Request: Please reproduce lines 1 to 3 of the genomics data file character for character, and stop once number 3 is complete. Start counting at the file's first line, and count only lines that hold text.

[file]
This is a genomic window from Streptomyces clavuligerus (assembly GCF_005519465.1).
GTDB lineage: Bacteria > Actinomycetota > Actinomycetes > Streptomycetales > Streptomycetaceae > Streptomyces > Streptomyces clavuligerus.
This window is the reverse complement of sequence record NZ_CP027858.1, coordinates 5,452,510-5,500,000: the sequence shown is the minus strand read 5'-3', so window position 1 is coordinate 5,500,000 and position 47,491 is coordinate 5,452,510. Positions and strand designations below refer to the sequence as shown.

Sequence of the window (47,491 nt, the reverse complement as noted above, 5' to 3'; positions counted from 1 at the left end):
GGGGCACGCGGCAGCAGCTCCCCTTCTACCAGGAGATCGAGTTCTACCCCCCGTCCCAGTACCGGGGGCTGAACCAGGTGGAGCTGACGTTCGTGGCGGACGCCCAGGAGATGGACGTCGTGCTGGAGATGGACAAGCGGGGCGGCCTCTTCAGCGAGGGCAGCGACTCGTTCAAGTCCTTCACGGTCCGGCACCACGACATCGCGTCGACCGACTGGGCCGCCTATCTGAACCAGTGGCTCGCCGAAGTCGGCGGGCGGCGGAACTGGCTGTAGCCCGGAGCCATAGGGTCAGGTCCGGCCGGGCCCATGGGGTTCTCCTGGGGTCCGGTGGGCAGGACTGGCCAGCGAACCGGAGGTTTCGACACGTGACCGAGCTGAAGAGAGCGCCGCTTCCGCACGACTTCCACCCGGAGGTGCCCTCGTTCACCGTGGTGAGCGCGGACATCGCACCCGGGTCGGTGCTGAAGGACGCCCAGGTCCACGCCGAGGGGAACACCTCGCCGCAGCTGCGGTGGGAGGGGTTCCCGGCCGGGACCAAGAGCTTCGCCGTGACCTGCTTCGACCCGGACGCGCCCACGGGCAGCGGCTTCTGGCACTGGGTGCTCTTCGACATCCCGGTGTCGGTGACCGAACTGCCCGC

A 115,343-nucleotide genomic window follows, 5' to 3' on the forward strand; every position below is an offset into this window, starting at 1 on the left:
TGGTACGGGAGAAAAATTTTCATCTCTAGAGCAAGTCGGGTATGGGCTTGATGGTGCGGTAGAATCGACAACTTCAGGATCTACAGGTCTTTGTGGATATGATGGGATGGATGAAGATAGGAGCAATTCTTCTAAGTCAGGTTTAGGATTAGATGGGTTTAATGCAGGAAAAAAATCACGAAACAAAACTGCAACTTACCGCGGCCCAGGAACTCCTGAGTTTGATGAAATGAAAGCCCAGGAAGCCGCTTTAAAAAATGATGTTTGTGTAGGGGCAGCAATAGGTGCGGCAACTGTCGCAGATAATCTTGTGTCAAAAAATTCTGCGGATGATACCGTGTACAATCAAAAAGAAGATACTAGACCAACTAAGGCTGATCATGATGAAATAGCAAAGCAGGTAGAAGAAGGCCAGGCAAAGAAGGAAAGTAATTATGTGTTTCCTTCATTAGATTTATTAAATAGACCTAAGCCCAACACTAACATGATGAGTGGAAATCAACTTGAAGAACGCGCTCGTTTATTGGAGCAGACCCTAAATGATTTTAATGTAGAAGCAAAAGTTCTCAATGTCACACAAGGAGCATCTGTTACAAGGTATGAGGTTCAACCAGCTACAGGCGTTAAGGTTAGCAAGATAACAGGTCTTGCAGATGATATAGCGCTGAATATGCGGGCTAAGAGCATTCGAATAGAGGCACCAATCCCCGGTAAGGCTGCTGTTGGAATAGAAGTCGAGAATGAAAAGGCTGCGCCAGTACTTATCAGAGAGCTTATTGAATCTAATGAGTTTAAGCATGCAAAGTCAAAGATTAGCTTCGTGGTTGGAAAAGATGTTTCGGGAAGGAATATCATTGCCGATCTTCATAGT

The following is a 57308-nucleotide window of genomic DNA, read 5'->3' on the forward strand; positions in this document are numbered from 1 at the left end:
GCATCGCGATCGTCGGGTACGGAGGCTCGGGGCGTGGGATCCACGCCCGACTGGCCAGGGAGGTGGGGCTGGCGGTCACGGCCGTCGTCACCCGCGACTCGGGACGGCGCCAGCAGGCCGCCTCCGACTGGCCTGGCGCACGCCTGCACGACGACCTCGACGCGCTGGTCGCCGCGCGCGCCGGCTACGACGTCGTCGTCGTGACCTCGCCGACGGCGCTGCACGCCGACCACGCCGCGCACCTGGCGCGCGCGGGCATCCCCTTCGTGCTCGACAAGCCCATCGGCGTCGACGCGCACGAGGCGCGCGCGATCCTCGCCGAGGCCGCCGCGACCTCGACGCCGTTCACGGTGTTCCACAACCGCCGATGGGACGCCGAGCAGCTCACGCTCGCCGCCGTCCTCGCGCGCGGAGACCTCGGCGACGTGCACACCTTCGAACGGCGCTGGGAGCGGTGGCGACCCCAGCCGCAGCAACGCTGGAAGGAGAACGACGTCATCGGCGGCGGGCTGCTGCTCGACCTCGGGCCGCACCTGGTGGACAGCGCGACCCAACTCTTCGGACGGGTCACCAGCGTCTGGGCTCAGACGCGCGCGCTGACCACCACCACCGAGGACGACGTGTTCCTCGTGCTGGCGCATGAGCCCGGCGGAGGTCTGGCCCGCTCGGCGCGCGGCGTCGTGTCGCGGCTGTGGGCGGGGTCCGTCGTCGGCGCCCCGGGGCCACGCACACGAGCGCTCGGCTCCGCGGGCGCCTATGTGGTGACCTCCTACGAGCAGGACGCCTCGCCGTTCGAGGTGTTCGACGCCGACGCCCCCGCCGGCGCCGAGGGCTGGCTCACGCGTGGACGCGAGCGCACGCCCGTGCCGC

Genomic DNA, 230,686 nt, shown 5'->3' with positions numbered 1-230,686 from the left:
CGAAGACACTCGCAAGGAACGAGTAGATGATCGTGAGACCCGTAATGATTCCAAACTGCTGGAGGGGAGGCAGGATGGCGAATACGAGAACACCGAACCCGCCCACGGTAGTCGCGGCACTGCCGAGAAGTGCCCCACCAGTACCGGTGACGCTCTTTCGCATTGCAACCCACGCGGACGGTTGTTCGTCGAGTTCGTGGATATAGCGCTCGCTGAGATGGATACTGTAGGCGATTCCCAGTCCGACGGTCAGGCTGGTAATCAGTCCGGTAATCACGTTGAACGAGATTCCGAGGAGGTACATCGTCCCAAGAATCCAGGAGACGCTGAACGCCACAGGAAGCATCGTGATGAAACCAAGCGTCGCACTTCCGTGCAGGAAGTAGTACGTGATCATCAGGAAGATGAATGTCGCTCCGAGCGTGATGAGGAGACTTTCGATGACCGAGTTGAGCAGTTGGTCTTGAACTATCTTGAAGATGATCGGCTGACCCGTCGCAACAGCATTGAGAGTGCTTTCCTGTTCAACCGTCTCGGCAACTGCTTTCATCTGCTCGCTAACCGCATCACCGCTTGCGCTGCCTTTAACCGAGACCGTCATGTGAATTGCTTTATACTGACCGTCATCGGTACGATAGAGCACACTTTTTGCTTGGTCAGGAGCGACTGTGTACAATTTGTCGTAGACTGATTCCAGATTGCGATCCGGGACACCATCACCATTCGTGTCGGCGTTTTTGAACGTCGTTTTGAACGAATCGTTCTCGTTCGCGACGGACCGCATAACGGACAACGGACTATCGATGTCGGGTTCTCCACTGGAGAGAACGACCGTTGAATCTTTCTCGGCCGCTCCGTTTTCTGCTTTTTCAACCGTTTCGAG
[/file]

This is a genomic window from Streptomyces clavuligerus (assembly GCF_005519465.1).
GTDB lineage: Bacteria > Actinomycetota > Actinomycetes > Streptomycetales > Streptomycetaceae > Streptomyces > Streptomyces clavuligerus.
This window is the reverse complement of sequence record NZ_CP027858.1, coordinates 5,452,510-5,500,000: the sequence shown is the minus strand read 5'-3', so window position 1 is coordinate 5,500,000 and position 47,491 is coordinate 5,452,510. Positions and strand designations below refer to the sequence as shown.